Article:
There’s just something about Seulgi. She is, to me, the first K-pop idol — the one who first fascinated, with her bonkers off-stage persona and friendly, appealing demeanor. These, of course, are surface details, so what struck me with time was not only her deeper talents, but how much those talents clashed with the surface details. This is a bubbly idol girl and a woman who communicated to me that dance is an artform. You watch any given Red Velvet music video or see her on stage touring the world, and she’s so fierce and confident, and the second she steps off that stage she becomes clumsy, bubbly “Ddeulgi,” as the fans have called her. It’s something that still fascinates me, and I’d like to attempt to replicate it here, in images. … More Seulgi: Dichotomy
This is a tough one. For me, Red Velvet has an almost spotless discography, a blunting effect on my critical thinking, because it’s always “Wow, this song is amazing,” and “Wow, this song is amazing.” Not only that, I haven’t thought about them in terms of albums, unlike other musical acts. Best Paramore album? Easy. Pound for pound, it’s Brand New Eyes. I think it’s just the time in my life I experienced these groups. As a kid, I was getting into music (late) while CDs were being phased out for MP3s, but I still had CDs, and I’m still burning CDs today because the aux jack in my car doesn’t work anymore. I only started listening to Red Velvet in 2019, and I use Apple Music, so from my perspective, Red Velvet is just a mass of songs which I discovered bit by bit and sorted into various playlists. This had the strange consequence of “headcanon,” where songs with no real relation to one another have a strong connection in my mind, like the sequence of “Ice Cream Cake,” “Russian Roulette,” and “Peek-a-Boo.” For whatever reason, that’s how that trilogy goes, despite that “Peek-a-Boo” predates “Russian Roulette.” … More The Best Red Velvet Album?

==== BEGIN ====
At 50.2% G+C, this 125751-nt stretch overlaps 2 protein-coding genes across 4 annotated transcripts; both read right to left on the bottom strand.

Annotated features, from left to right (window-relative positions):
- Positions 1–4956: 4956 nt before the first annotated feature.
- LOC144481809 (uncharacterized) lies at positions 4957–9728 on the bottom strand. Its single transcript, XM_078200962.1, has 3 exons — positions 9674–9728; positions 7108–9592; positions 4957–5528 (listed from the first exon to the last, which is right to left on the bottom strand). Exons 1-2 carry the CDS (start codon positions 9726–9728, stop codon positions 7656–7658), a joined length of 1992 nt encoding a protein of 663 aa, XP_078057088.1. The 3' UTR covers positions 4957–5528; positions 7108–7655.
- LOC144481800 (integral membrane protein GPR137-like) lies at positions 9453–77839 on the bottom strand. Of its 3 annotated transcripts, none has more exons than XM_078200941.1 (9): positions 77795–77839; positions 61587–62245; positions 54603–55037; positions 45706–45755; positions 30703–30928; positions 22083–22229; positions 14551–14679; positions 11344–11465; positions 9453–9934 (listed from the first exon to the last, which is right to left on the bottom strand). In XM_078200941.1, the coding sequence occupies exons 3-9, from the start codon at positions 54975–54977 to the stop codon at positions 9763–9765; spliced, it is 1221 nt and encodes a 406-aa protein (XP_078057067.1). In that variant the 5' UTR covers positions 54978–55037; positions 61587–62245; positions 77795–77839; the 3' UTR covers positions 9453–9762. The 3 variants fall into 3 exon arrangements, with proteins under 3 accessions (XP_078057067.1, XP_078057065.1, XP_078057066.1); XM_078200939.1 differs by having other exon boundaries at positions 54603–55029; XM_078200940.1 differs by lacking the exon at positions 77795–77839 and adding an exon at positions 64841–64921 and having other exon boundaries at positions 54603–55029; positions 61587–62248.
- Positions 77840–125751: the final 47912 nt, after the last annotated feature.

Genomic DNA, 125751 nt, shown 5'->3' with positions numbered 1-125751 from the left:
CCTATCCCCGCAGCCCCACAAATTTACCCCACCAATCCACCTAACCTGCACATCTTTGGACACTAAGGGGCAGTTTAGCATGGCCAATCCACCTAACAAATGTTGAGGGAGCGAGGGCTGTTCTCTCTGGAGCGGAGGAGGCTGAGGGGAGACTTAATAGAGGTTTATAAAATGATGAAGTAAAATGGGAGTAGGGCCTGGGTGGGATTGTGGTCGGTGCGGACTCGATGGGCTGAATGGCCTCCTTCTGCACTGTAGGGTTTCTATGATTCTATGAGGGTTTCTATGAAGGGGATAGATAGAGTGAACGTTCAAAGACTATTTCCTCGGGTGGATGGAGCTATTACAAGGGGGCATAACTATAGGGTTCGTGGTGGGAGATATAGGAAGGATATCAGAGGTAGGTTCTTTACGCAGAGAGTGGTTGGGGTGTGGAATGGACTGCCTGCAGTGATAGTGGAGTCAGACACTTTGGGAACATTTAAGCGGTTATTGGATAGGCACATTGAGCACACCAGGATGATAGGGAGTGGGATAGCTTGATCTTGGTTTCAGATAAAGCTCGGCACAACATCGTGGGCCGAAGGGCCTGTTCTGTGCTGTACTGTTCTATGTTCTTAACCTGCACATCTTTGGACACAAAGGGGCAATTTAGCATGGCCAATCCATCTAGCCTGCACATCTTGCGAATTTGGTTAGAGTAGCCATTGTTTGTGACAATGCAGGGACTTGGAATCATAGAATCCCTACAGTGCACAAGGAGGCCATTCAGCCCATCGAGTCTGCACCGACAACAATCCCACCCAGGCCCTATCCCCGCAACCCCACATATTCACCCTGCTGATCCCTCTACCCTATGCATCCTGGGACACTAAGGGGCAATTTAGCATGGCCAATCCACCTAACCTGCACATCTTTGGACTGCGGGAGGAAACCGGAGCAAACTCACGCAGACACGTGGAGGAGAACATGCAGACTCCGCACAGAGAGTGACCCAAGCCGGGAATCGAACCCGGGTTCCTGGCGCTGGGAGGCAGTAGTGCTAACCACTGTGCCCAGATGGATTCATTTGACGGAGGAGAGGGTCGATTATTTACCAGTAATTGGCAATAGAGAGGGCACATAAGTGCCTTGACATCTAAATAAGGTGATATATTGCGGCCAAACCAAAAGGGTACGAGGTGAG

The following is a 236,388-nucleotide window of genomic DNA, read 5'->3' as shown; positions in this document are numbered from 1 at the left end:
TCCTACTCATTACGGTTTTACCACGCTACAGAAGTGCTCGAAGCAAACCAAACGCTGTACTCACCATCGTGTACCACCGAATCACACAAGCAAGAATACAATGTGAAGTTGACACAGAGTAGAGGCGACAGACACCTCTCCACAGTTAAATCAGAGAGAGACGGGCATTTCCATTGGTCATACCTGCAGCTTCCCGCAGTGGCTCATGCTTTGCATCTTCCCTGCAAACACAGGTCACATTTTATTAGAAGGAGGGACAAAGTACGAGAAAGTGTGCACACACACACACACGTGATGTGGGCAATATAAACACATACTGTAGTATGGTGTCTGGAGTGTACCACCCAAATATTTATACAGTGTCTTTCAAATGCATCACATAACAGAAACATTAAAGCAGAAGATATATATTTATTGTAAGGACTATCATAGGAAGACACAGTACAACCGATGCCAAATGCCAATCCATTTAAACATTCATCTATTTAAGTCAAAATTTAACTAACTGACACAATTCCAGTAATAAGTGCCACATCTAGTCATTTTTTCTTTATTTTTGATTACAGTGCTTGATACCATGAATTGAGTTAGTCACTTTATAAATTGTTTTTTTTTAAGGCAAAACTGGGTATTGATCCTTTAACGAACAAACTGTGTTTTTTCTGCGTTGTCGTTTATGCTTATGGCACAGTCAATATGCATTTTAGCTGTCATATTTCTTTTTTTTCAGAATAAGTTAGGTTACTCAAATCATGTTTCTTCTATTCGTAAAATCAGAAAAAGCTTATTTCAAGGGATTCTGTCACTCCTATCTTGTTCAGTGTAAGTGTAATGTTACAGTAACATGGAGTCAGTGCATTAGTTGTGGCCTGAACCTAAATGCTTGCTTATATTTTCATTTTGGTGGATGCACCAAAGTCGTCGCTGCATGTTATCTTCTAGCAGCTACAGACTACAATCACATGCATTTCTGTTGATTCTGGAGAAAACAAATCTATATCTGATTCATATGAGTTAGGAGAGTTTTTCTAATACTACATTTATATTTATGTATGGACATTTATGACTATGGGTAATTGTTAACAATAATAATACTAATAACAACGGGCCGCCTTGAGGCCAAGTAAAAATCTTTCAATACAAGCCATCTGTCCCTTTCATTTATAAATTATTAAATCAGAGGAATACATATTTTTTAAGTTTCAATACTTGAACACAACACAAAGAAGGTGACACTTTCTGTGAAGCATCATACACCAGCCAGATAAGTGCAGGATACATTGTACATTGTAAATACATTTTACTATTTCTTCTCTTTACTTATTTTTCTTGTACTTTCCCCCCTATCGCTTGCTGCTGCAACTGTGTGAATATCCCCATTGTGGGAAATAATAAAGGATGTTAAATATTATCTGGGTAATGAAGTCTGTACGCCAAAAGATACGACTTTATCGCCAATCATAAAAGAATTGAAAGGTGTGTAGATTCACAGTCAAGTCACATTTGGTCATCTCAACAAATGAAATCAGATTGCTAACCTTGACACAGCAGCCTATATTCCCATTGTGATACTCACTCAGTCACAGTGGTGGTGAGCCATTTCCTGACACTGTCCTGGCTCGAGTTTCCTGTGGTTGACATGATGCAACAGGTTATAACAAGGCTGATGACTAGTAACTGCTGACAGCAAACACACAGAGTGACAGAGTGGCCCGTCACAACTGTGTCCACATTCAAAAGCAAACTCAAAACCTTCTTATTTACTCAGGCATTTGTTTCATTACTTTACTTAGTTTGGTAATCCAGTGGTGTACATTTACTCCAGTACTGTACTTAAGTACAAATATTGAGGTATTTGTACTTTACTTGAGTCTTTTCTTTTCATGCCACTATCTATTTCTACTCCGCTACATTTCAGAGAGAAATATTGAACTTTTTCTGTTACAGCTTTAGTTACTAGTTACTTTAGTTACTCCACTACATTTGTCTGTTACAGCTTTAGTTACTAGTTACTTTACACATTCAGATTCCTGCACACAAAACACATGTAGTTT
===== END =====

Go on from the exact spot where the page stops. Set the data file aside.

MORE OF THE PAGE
I have mixed feelings about “Monster.” I know — who asked me, right? Who am I? Well, how about Seulgi’s number one fan? That’s right. Now don’t you look silly. It’s got a certain earworm quality, and it is growing on me, maybe more like a parasite than what I’m used to. Even before you see the video, the cynic in me feels like they’re playing it safe for the new subunit, double-dipping into that “Psycho” bucket. And look, I love “Psycho,” but it’s a belter. “Monster” is far more low-key, as if “sexy” necessarily comes at the expense of “energy.” With a growing understanding of other groups, the label that most characterizes Red Velvet to me — in music and personality — is weird. These girls are some of the weirdest people I’ve ever beheld, with that conversation in Vietnam about crushing crickets to feed to the baby chicken ripped straight out of A Scanner Darkly*. Undoubtedly, that’s part of the charm, and that’s what’s reflected in the eclectic music. … More K-Pop Pick of the Day: “Jelly”